Pakistan's Civilians Form a United Front on National Security


In the wake of rising tensions between India and Pakistan, the central political leadership in Islamabad gathered together to express its collective resolve on upholding national security, thwarting aggression from India, and ensuring that any Indian adventurism would be met with a hefty response. This was a heartening development for most ordinary Pakistani citizens, given that the country’s political landscape has often been characterized by bitter rivalries, conflicts of interest, and disagreements over issues such as Karachi, the status of the Muttahida Qaumi Movement, and the Prime Minister’s ongoing Panama Papers-driven controversy.

Political parties from across the spectrum, ranging from the progressive Pakistan People’s Party to the Pakistan Muslim League (Quaid), have called attention to the importance of protecting national sovereignty as well as continuing Pakistan’s advocacy for the Kashmiri struggle in international forums, which is a salient aspect of Pakistan’s foreign policy.

National cohesion was on display, moreover, when a joint resolution was endorsed by the civilian leadership, which stressed the importance of highlighting India’s stance on the Indus Water Treaty as well as its activities in Balochistan. In addition, the endorsement of the Prime Minister’s speech delivered at the UN General Assembly, as well as setting aside political differences with the ruling PML-N, allowed for a more constructive and conducive environment whereby the leadership united in the face of multipronged threats from India, which are diplomatic, economic, and cultural in nature.

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Yet despite the positive optics, which can be drawn from the United Front, Imran Khan’s Pakistan Tehreek-e-Insaaf boycotted the joint parliamentary session, which was a decision taken by the PTI’s central leadership. This is despite earlier comments that were made lauding the Prime Minister’s UN General Assembly speech by the very same leadership. The party’s stance and refusal to partake in discussions and deliberations of national importance against existential threats to Pakistan’s sovereignty is questionable and open to criticism, given the timing of the boycott and the rationale that was cited as well (namely, the prime minister lacking legitimacy because of the Panama Papers). The party, however, did witness an internal debate on whether to attend the session or not prior to the central leadership taking a decision, yet the PTI was adamant that the prime minister resign before the party would participate in any parliamentary sessions.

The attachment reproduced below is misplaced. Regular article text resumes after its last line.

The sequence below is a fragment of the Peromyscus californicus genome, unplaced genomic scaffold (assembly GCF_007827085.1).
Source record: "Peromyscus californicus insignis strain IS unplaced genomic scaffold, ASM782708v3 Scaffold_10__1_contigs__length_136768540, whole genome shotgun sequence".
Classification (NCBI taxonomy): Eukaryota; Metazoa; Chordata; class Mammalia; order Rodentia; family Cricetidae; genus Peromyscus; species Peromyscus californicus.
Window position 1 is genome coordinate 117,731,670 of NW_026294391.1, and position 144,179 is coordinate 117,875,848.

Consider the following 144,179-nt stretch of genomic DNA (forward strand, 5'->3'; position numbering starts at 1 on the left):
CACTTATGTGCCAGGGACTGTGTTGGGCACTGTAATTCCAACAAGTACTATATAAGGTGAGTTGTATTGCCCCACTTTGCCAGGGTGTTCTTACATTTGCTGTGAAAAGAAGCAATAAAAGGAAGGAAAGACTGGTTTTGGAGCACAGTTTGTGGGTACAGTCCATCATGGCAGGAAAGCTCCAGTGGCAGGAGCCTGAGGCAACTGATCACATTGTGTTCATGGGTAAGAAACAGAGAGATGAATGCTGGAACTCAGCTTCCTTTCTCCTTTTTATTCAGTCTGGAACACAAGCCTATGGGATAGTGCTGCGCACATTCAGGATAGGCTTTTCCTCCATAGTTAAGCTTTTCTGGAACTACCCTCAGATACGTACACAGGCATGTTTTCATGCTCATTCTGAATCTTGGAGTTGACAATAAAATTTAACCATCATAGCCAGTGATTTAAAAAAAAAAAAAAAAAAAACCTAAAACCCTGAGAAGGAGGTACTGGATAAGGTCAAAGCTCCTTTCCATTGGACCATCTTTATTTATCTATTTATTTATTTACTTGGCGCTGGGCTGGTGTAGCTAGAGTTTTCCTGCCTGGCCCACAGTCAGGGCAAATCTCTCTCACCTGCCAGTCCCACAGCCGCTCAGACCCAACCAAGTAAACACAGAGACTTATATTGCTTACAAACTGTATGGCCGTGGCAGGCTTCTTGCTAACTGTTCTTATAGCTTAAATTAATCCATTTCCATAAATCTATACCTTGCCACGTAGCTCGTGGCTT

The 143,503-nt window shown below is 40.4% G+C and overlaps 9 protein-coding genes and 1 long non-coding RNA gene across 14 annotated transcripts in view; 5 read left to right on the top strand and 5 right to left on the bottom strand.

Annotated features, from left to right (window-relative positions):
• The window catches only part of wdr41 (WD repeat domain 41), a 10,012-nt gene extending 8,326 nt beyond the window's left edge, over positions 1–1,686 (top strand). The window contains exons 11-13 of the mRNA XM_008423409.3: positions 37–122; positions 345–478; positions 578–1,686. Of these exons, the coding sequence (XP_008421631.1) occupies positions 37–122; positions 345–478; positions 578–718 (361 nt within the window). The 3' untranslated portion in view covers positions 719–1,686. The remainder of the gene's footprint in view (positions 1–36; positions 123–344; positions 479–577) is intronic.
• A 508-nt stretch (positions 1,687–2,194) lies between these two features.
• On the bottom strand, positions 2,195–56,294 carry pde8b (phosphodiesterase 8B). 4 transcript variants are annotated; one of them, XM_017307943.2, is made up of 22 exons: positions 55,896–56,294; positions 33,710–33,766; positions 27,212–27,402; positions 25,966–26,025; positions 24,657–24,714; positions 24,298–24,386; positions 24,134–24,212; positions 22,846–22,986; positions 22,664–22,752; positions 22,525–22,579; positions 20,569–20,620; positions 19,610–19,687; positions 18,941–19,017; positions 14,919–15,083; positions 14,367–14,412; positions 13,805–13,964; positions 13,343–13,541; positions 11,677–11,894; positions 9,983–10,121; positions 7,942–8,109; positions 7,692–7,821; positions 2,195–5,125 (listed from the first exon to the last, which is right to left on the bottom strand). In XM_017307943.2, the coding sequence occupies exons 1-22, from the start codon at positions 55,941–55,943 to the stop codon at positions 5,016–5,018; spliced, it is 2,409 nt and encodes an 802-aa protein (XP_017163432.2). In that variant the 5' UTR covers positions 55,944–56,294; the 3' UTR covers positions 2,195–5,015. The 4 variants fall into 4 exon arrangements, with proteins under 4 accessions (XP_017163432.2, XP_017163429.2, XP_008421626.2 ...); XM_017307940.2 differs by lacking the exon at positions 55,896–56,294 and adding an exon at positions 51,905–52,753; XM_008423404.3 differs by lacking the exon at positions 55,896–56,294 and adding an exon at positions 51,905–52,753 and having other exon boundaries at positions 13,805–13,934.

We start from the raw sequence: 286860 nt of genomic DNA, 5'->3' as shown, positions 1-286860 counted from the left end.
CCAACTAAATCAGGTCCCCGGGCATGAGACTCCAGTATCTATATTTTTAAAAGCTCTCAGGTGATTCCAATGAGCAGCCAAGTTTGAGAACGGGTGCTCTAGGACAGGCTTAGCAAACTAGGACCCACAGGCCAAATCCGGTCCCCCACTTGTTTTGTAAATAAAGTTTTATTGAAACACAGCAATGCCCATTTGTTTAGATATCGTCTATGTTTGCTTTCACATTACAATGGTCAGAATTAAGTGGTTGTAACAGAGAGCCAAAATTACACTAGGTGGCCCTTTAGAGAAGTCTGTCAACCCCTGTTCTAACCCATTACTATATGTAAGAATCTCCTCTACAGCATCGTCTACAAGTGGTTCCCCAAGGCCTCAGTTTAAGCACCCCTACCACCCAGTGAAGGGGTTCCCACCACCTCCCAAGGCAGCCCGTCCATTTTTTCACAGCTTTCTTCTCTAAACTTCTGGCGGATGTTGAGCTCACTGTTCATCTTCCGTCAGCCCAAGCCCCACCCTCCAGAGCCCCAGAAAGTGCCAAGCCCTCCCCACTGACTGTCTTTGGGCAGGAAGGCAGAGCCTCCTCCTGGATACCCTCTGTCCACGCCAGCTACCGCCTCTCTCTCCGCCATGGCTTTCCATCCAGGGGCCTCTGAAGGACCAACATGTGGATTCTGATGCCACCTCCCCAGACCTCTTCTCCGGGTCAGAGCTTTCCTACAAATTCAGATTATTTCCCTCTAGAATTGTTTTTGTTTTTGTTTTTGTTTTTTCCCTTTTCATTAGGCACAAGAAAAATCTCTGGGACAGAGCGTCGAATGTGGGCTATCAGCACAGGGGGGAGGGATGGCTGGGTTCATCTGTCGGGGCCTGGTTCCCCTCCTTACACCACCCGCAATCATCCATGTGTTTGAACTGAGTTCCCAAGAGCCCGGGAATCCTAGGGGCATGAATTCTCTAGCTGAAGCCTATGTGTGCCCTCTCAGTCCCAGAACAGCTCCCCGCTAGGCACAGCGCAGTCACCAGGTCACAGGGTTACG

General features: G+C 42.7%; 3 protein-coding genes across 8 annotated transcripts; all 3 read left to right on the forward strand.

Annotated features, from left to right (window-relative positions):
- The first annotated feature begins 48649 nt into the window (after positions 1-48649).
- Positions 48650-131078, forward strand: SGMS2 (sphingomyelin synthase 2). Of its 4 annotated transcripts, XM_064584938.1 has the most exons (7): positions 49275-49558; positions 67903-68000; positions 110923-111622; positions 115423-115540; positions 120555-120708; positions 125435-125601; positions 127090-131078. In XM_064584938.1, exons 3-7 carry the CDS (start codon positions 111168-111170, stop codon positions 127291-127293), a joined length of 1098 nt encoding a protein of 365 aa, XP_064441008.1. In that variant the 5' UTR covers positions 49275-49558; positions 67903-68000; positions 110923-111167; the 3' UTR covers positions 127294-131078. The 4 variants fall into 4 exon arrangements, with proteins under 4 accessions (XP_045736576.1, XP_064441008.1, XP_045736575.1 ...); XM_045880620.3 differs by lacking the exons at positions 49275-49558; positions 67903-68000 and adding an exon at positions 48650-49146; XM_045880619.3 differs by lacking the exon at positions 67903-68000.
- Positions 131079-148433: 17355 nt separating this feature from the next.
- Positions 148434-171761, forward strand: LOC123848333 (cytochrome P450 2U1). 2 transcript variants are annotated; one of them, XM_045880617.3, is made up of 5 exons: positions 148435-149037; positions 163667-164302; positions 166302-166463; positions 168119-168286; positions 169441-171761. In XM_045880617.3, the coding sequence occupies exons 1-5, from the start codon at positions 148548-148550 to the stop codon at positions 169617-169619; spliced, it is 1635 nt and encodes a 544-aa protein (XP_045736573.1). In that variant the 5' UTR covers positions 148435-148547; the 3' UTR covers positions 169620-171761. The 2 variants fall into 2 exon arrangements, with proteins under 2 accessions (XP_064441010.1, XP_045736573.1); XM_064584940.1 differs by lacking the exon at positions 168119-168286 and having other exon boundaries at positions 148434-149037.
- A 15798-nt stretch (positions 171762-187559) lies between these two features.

The PTI’s bizarre boycott notwithstanding, the joint parliamentary session, which unfolded on Wednesday, affirmed the resolve of all stakeholders to unite on national security and shun away differences at an hour where Pakistan continues to bear the brunt of castigation from India. This national unity also gains added relevance given that various narratives over the Uri attack and Indian “surgical strikes,” denied by Pakistan, are unfolding at an alarming rate.

Allegations leveled by both India and Pakistan at each other as well as questions raised over the nature of the Indian strike also requires collective decision-making from Pakistani stakeholders, with the civilian leadership taking the lead. For ordinary Pakistanis, many of whom wish to see a strong, mature civilian leadership that shuns away differences at an hour where war clouds loom large over South Asia, all this is a positive development.

Hamzah Rifaat was a 2016 South Asian Voices Visiting Fellow at the Stimson Center and has represented Pakistan as a member of the CTBTO Youth Initiative of 2016 in Vienna

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